Here’s to Gil.
If it is Friday, it must be the Giants turn to be back in first place in the continually exciting NL West. This is turning out to be a great race of historical proportions. It is too bad that so much of the country is asleep for many of the results. I sense some very tired mornings in my near future.
- The Giants great pitching continued as their bats came alive in a 13-0 destruction of the Cubs at Wrigley. In the 2nd inning, Juan Uribe hit a grand slam and a two-run homer, as the Giants scored nine times.
- Madison Bumgarner (6-6) allowed seven hits over seven innings and struck out a career-high nine.
- The shutout lengthened their 17-game streak in which San Francisco has allowed no more than three runs by its opponent.
- The 1972 Indians and 1981 Athletics also went 16 straight games of giving up three or fewer runs.
- Hiroki Kuroda pitched eight innings and allowed one run on five hits, struck out four and walked one as the Dodgers beat the Padres, 3-1. The Padres fell a half-game behind the San Francisco Giants.
- The tuckered Friar, Mat Latos (14-8) lost his third straight decision, charged with three runs and six hits over five-plus innings after allowing 13 runs in 5.1 in his previous two starts.
- The Rockies lost another critical game, 10-9, and were swept by the Arizona Diamondbacks. My NL MVP, Carlos Gonzalez went 2-for-5 with a homer and six RBI.
- Gonzalez leads the NL with a .342 average, in fourth place in the NL with 33 homers, and has overtaken Albert Pujols by one to lead the league in RBI with 113.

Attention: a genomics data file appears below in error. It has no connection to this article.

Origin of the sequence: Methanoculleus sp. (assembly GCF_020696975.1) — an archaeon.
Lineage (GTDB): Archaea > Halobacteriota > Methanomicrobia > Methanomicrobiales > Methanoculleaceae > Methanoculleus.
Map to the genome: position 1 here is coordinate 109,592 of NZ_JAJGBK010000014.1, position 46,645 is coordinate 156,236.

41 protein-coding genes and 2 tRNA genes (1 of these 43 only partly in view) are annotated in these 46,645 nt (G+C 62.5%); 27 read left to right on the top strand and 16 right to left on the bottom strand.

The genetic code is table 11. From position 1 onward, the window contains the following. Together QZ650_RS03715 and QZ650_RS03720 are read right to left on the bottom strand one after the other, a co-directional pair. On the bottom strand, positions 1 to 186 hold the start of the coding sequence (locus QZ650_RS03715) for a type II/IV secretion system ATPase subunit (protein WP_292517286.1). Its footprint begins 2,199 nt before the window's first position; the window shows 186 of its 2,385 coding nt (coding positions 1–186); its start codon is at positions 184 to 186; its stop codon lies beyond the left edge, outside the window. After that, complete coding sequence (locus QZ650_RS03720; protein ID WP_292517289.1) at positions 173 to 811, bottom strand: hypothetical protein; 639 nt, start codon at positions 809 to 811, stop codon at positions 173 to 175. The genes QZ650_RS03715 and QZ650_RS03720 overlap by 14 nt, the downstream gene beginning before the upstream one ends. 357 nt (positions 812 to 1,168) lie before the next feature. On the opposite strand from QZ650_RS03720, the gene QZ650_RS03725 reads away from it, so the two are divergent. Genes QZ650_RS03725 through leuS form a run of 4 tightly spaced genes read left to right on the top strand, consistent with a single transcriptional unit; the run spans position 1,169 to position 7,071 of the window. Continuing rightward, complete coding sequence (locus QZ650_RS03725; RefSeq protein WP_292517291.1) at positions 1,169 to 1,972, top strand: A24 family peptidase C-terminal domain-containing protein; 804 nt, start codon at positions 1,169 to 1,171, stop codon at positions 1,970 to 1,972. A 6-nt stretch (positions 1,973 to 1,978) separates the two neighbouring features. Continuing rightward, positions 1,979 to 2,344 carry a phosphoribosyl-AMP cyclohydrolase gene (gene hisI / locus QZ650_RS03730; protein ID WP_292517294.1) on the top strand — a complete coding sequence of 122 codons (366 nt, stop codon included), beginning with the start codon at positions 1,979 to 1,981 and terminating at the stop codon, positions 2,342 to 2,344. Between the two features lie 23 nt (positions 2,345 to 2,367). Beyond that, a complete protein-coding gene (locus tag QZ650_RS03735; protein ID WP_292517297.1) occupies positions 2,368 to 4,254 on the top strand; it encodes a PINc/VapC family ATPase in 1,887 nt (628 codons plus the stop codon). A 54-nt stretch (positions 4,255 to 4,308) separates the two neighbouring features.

- The Tampa Bay Rays crushed the Yankees and CC Sabathia, 10-3. B.J. Upton and Carl Crawford each drove in two runs in a seven-run 6th inning.
- The loss was huge for the New Yorkers who dropped the last two games of this four game set and left them with a tenuous half-game lead in the AL East.
- More importantly, the win gave Tampa Bay a 10-8 edge in the season series, the first tiebreaker to decide the division title if the teams are tied at the end of the regular season.
- Yankees reliever Javier Vazquez increased his chances of not being on the postseason roster when he tied an MLB record by hitting three straight batters in the 7th inning as the Rays added two runs without getting a hit with a bat. Another Yankee bust, the Dodgers Jeff Weaver was the last do it, whack-a-moling three Atlanta Braves on Aug. 21, 2004.
- Derek Jeter went 1-for-3 and has hit safely in a season-high 12 straight games after having an intensive session with batting coach Kevin Long. Jeter is now back up to .267.
The Giants head to Colorado this weekend to face the Rockies, who are still in the hunt for a postseason slot. While the Padres host the Cincinnati Reds who have a magic number of three to clinch the NL Central. Atlanta heads to Washington hoping that they are the team with the fancy W.
In the AL, the Yanks host the Red Sox, who remain difficult and the Rays host the Mariners, who remain patsies. The Twins, who have clinched the AL Central but are still vying for home-field advantage by securing the best record in the league, head to Detroit.
Contenders’ Upcoming Games
Standings that matter
|American League East|
|N.Y. Yankees||92||61||.601||–||51-27||41-34||35-28||23-13||23-13||5-5||L 2|
|Tampa Bay (10)||91||61||.599||½||46-29||45-32||41-28||24-11||19-11||5-5||W 2|
|American League Central|
|National League East|
|Atlanta (4)||86||67||.562||6||52-23||34-44||33-30||25-16||19-15||4-6||L 3|
|National League West|
|San Francisco||86||67||.562||–||45-30||41-37||19-14||28-14||32-31||6-4||W 1|
|San Diego (10)||85||67||.559||½||42-32||43-35||16-18||24-10||36-33||5-5||L 1|
|Colorado (7)||82||70||.539||3½||51-24||31-46||16-18||21-16||36-30||4-6||L 4|
Wild Card Race
|San Diego (10)||85||67||.559||½|
|St. Louis (3)||78||74||.513||7½|
If the season ended today
Plenty more to come this weekend on Billy-Ball.com